Authoritarian Abuses: Sketching the Playbook
The weaponisation of anti-finance crime standards to suppress dissent has been documented globally. Through its new project, the CFCS at RUSI is working to transform anecdotal evidence into a taxonomy of tactics – an evidence base upon which to call for greater accountability.
In his recent address to the ‘No Money for Terror’ ministerial conference, Indian Prime Minister Narendra Modi chose to remind delegates assembled in New Delhi that ‘only a uniform, unified and zero-tolerance approach can defeat terrorism’. Similar polemics insisting on the existential threat posed by terrorism were on display just weeks earlier when India hosted a special meeting of the UN Security Council on countering the use of new and emerging technologies for terrorist purposes. Curiously fixated on the terrorism issue in a time dominated by state-based aggression and the incalculable threat posed by climate change, India’s zeal to counter terrorism has more than once caught the attention of the human rights organs of the UN system.
Back in October 2020, authorities raided the offices and homes of human rights activists and journalists critical of New Delhi’s policies in Kashmir, supposedly in an operation to disrupt the financing of ‘successionist and terrorist activities in the Kashmir Valley’. Among materials confiscated from the Greater Kashmir newspaper and organisations including Jammu and Kashmir Coalition of Civil Society (JKCCS) were laptops, mobile devices, documents, and hard drives containing sensitive data and reporting of human rights violations – possibly in an attempt to adversely affect or discredit their work or to compromise their sources. Fellow activists and journalists described the actions as part of a government-led campaign that uses illicit fundraising as a pretence to silence troublemakers, as authorities ‘cannot tell the human rights groups, individuals or journalists directly to stop their work’. Just over a year later, JKCCS’s coordinator, Khurram Parvez, was arrested and charged under the Unlawful Activities (Prevention) Act (UAPA) for, among other things, ‘raising funds for terrorist acts and a terrorist organisation’.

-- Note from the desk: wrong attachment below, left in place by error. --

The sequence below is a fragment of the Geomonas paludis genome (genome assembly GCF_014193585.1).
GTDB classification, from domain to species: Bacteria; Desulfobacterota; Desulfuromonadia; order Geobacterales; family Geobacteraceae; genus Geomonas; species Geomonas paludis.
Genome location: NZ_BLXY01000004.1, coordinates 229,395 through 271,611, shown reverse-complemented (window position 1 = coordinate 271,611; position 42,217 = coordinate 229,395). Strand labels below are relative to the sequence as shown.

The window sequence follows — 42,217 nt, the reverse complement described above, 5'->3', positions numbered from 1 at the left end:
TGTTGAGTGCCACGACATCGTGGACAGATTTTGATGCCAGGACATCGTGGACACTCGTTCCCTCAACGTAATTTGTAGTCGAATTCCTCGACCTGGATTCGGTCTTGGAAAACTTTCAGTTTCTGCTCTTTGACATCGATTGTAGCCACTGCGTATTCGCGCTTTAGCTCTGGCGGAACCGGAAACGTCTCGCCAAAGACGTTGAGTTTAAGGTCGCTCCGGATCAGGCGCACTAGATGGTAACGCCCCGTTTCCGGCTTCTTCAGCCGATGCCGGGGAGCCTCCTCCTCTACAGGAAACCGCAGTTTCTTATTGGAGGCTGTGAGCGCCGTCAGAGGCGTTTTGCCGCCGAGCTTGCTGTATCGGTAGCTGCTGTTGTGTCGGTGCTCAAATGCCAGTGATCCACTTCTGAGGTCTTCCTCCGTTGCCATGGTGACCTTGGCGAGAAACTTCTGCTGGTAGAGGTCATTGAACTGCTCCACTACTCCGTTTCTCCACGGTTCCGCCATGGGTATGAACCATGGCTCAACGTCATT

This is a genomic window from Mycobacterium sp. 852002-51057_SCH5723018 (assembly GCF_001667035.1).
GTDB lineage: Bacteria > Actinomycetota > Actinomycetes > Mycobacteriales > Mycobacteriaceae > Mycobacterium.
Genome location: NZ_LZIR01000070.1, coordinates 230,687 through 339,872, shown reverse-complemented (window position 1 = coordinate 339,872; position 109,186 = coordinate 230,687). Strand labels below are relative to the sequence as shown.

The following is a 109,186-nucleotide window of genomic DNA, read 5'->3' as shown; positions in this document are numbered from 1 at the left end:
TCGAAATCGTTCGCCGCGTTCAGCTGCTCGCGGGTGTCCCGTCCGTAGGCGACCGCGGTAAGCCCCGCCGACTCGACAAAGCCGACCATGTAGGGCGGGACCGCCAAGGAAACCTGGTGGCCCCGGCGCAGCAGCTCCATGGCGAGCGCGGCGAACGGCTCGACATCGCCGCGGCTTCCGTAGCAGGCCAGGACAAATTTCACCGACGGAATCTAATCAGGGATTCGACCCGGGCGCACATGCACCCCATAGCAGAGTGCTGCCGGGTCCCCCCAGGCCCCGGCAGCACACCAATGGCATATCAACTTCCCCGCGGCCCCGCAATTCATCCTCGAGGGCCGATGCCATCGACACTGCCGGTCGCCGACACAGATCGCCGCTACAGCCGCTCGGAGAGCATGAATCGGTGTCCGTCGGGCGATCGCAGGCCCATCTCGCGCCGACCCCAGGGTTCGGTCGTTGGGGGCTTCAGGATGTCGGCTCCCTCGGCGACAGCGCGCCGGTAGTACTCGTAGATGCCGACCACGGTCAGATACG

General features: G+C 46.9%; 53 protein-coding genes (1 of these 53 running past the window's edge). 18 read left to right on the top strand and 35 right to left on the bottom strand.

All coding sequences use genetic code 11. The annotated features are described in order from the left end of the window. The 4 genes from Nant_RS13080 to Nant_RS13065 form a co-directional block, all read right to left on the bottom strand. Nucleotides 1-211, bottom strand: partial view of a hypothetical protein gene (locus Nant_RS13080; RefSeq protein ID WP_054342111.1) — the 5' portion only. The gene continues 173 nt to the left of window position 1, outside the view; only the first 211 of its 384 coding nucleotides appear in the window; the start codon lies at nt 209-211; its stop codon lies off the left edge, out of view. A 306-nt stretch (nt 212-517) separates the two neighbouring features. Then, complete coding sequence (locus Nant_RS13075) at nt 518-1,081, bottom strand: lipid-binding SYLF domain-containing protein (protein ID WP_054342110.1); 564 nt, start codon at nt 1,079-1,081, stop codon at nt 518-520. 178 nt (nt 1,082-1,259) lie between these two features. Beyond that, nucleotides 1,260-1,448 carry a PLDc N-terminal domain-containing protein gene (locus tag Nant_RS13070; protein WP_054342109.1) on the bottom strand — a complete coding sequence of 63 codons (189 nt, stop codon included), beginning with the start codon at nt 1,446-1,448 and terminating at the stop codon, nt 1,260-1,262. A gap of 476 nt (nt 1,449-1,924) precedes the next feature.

Events in Kashmir mirror similar instances globally where counterterrorism financing and other anti-financial crime standards set by the Financial Action Task Force (FATF) have provided useful cover for regimes to suppress dissent. However, presently, such instances of Authoritarian Abuses remain anecdotal, and there is a lack of understanding of how these seemingly isolated incidents actually constitute global trends of abuse. Regimes tend to draw on an implicit ‘playbook’ of common tactics when misusing the FATF standards in this way. Three tactics, and their desired consequences, stand out.
Targets may be charged under money laundering, terrorism financing or other anti-finance crime legislation on dubious grounds and with little evidence
Politically Motivated (Pre-Trial) Detention
From an initial survey of Authoritarian Abuses, we find that lengthy pre-trial detention of dissidents and pro-accountability activists is a common strategy that regimes employ. In most cases, targets are charged under money laundering, terrorism financing or other anti-finance crime legislation on dubious grounds and with little evidence. Politically motivated examples are typically straightforward to spot for this reason, as the immediate apprehension of an individual deemed to pose a threat – and not necessarily criminal conviction – is seen to be the motivator behind such cases. Vague definitions of terrorism enshrined in national laws facilitate this. The UAPA, evoked to keep Khurram Parvez in such lengthy pre-trial detention, has been identified by a group of UN Special Rapporteurs as concerning for its authorisation of warrantless searches and its broad scope, which make it ‘easily amenable to abuse’. But money-laundering charges have been deployed to similar effect. Seen to be causing trouble for his investigation into extrajudicial killings and the freezing of bank accounts held by organisations doing election monitoring activity, Ugandan human rights lawyer Nicholas Opiyo was arrested in December 2020 for supposed money laundering. Uganda’s financial intelligence unit handed financial data on Opiyo to the police, which was used to frame annual donations made to his charity from the American Jewish World Service as being the proceeds of crime.
Targeted Audit Exercises